Anyway's my point was the comparison between riding normal and switch and how hard it is. He can take it for what an internet post is worth.
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Old 01-19-2013, 08:48 AM   #44 (permalink)
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there is a reason why everyone on this board doesn't believe claims that you were competently riding doubles on your very first day (pretty sure you had this same argument with someone else about a year or two ago).

I don't know what a double looks like where you're from but at most places a double is ungroomed, about 12 feet wide, and/or littered with moguls and/or an in-bounds gladed area. IOW, they are trails which require advanced intermediate to expert competency, which no beginner has. Ever.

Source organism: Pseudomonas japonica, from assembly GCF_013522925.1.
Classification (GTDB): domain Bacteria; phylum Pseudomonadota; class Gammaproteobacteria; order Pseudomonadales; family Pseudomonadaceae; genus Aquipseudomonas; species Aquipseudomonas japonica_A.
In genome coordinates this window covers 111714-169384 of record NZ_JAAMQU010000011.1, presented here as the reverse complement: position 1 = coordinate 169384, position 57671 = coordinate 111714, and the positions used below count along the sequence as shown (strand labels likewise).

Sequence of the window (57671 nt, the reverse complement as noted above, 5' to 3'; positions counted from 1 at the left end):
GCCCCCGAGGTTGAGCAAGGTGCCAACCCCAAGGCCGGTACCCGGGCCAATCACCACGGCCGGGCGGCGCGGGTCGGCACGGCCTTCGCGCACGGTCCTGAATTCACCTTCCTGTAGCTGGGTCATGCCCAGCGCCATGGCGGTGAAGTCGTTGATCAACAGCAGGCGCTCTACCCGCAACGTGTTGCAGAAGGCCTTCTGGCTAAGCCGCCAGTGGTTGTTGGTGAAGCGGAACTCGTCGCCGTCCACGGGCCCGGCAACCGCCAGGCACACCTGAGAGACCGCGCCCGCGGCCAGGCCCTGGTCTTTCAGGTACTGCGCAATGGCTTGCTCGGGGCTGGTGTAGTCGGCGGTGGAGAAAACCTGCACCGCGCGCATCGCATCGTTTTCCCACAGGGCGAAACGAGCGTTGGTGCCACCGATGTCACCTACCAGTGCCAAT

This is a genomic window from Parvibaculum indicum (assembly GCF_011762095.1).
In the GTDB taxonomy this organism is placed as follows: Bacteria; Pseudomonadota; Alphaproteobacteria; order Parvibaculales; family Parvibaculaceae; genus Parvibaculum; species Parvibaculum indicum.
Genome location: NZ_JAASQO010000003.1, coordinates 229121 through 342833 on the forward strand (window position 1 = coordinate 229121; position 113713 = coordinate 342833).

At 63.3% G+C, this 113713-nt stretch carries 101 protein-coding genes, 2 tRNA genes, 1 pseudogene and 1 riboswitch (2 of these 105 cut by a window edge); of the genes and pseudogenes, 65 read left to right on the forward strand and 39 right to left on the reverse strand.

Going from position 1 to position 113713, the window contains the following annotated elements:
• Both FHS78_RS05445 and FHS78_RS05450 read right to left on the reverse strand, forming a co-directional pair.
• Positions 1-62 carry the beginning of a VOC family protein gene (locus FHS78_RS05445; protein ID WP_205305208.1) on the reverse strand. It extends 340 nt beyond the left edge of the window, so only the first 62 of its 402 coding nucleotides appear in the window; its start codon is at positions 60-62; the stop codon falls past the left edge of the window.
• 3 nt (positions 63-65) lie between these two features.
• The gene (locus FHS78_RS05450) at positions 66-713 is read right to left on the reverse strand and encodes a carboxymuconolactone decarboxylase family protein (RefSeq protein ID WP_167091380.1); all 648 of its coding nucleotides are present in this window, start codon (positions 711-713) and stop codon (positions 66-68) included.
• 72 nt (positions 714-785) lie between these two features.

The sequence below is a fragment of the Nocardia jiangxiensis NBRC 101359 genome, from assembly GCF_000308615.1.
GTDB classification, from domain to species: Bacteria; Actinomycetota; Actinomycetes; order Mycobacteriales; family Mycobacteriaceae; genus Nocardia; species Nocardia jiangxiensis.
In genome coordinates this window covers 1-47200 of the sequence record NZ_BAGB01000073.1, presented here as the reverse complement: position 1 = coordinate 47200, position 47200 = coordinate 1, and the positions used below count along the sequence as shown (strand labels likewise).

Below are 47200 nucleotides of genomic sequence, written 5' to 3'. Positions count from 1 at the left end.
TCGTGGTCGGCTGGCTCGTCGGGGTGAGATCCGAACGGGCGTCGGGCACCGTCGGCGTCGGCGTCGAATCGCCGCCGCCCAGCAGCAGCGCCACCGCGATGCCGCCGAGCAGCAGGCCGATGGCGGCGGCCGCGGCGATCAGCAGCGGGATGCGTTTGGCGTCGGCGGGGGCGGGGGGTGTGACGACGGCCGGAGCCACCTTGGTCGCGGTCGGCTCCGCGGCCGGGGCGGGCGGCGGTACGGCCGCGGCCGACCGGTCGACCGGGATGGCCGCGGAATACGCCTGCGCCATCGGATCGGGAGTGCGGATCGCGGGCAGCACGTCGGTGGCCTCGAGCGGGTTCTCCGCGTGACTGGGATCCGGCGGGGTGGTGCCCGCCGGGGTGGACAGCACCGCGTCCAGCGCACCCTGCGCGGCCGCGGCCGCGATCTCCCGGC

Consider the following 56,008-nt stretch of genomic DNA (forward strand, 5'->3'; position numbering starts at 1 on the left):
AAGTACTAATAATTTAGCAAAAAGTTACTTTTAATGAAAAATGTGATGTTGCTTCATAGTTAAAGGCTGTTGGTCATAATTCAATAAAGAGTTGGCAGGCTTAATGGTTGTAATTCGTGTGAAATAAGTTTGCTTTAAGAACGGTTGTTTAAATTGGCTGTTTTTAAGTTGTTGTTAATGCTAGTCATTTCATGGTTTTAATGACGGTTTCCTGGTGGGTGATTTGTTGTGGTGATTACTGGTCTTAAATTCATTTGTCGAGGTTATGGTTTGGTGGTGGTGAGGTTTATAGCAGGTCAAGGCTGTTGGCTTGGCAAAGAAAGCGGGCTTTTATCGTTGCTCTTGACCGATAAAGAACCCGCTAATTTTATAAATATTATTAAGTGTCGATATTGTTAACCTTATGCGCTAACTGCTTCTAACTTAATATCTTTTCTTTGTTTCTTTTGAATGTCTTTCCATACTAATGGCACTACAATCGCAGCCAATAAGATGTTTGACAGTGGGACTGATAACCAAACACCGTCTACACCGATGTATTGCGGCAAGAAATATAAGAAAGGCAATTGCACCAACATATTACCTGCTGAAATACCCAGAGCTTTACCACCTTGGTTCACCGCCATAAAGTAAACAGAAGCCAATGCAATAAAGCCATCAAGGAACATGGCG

FYI "falling 20% of the time" pretty much constitutes total failure. I'm picturing a trail that spans maybe 1000 vertical feet with 15 or 20 falls between top and bottom. That ain't "riding a double black" that's "surviving" a double black.
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Old 01-19-2013, 09:57 AM   #45 (permalink)
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Well true, but when I hear people say "i can do this" i usually like to think they can actually do it with a shred of competence, and not side slipping the whole thing.
A completely reasonable assumption. C'mere, lemme slap you.
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Old 01-19-2013, 10:08 AM   #46 (permalink)
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Originally Posted by rasmasyean View Post
Perhaps it also had something to do with the fact that where friends because we both won this thing called like The Presidential Physical Fitness Award when we were kids to distinguish athletic ability? I dunno. But there a lot of ppl who prolly will be doing 720's in one season...and those might wind up in the Olympics!